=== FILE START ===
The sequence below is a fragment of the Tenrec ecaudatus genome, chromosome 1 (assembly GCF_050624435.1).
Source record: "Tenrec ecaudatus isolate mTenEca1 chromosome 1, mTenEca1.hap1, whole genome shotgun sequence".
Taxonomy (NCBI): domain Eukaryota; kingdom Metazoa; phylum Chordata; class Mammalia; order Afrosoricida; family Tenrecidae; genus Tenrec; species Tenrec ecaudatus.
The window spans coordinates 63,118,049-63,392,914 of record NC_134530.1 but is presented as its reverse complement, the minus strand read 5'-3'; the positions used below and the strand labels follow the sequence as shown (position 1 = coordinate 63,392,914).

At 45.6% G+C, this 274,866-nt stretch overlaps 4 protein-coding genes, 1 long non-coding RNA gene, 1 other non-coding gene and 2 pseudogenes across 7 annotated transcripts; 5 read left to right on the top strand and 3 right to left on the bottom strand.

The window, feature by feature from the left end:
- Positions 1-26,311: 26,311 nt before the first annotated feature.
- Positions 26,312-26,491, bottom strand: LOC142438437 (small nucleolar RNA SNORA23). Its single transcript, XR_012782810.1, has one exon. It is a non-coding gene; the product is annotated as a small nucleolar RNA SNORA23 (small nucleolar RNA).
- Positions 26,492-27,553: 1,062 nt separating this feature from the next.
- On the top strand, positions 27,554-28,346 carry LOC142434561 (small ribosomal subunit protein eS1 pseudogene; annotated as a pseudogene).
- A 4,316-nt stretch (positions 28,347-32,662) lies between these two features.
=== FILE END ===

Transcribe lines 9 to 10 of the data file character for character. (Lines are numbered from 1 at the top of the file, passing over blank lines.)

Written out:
- Positions 26,492-27,553: 1,062 nt separating this feature from the next.
- On the top strand, positions 27,554-28,346 carry LOC142434561 (small ribosomal subunit protein eS1 pseudogene; annotated as a pseudogene).